Published by Communications and Public Affairs (519) 824-4120, Ext. 56982 or 53338
March 17, 1999
'Beauty in eye of beholder' misleading
Beauty is not really in the eye of the beholder, research by a University of Guelph professor shows. Rather, nearly everyone has the same tastes when it comes to comeliness -- and is willing to pay big bucks to look at it.
"People appreciate natural beauty -- to the tune of tens of thousands of dollars," said Nathan Perkins, from the School of Landscape Architecture in the Ontario Agricultural College. Perkins has conducted a number of studies on the psychological, physical and economic impact of scenic beauty. His research examines all aspects of beauty: what is considered beautiful, what draws people to beauty, how it makes people feel, and what amount they are willing to pay to add beauty to their lives.
Perkins said that about 90 per cent of people can agree on what is beautiful, and the No. 1 choice is usually scenic beauty: forests, lakes, rivers, canyons, even trees in residential neighbourhoods. People want to be near that beauty, and will go out of their way to make it part of their lives -- even if they have to pay for it.
For example, one study Perkins helped conduct revealed that people are willing to pay thousands more dollars for homes with yards that include large trees. Research subjects were shown photos of identical homes in various locations and asked to list the amount of money they would be willing to pay. The findings show that homes with large trees have a higher value -- about $10,000 to $15,000 more per tree. "That is a significant amount of money, especially when it would cost a builder about $300 extra to include the trees at the time of construction."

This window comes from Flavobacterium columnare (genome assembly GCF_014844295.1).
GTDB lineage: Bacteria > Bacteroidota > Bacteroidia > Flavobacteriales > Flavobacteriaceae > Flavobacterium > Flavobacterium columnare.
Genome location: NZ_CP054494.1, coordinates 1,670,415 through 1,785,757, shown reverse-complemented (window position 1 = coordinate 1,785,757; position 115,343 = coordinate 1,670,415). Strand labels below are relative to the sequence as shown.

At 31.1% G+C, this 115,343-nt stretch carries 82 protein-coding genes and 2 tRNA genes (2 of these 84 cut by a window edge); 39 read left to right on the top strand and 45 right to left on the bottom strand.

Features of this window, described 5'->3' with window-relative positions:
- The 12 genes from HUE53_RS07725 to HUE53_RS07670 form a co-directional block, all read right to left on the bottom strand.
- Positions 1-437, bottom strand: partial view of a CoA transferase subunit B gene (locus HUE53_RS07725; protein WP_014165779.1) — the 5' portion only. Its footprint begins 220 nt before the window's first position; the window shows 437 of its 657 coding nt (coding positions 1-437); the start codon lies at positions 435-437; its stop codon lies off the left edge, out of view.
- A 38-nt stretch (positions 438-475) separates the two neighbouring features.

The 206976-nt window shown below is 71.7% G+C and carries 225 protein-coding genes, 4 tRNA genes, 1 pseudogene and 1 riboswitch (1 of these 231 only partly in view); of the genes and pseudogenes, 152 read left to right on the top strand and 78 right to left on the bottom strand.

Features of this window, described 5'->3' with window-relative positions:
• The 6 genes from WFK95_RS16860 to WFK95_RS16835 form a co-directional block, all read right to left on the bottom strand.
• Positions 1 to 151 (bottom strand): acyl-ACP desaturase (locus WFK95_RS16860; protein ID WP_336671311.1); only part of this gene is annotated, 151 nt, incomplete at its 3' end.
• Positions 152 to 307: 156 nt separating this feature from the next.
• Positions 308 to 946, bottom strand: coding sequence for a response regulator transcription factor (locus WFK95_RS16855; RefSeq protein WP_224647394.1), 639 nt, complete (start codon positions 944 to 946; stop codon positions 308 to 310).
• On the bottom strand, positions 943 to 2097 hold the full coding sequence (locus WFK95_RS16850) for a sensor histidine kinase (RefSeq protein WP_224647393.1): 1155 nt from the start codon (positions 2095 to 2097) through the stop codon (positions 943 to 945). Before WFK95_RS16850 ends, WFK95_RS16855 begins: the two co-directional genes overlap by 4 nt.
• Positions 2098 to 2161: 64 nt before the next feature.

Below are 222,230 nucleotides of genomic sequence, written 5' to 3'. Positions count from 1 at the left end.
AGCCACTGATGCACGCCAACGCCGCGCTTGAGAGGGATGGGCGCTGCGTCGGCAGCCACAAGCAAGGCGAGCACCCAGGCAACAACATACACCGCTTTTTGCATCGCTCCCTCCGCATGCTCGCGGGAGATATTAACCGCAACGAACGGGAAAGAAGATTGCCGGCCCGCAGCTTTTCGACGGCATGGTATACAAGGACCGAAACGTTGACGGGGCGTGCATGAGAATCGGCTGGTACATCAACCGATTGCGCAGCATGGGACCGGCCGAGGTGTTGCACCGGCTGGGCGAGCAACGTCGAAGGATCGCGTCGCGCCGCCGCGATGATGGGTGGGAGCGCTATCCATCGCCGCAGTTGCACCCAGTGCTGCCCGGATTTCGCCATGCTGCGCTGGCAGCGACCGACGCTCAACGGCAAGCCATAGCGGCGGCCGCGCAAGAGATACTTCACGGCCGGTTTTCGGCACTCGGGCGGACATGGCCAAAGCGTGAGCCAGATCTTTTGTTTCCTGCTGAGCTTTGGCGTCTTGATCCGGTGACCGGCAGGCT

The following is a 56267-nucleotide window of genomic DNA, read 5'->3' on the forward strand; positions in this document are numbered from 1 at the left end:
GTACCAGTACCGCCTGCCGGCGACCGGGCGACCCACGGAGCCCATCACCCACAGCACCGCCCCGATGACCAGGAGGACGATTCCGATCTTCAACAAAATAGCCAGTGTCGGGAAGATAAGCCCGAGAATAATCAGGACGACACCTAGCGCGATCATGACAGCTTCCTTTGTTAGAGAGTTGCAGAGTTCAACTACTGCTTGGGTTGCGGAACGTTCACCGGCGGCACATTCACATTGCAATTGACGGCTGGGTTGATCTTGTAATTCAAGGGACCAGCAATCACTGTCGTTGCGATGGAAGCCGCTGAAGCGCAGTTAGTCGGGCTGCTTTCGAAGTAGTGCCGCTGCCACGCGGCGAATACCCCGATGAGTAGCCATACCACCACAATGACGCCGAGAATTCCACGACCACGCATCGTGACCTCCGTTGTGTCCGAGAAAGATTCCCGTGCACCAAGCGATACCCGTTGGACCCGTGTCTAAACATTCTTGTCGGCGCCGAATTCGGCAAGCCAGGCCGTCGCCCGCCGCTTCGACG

But, Perkins added, despite the obvious value of beauty, it is rarely used as a selling point. "Instead, people always talk about soil as a resource, trees, water use, land use and preservation. What they are really talking about is beauty," he said. "What I study is how to evaluate and assess what is and isn't beautiful and how to put a value on it."
Perkins also studies the link between beauty and health. It has already been proven that patients who have beautiful views or look at beautiful things can experience shorter hospital stays and quicker recoveries, his research examines the physical and psychological effects of scenic beauty.
One study was conducted at the Homewood Health Centre, a large psychiatric hospital in Guelph located on 55 acres of woods and green space near the Speed River. Involving both patients and staff, the research examined people's moods, and what outdoor areas of the hospital they were most attracted to. The findings show that being outdoors fosters calm, peaceful feelings, and that people prefer those setting even when their emotions run the gamut. "Beauty does good things for people, and in a broad sense, everyone can agree upon what is beautiful," Perkins said.
Contact: Prof. Nathan Perkins, School of Landscape Architecture, (519) 824-4120 Ext. 8758. For media questions, contact Communications and Public Affairs, (519) 824-4120 Ext. 3338.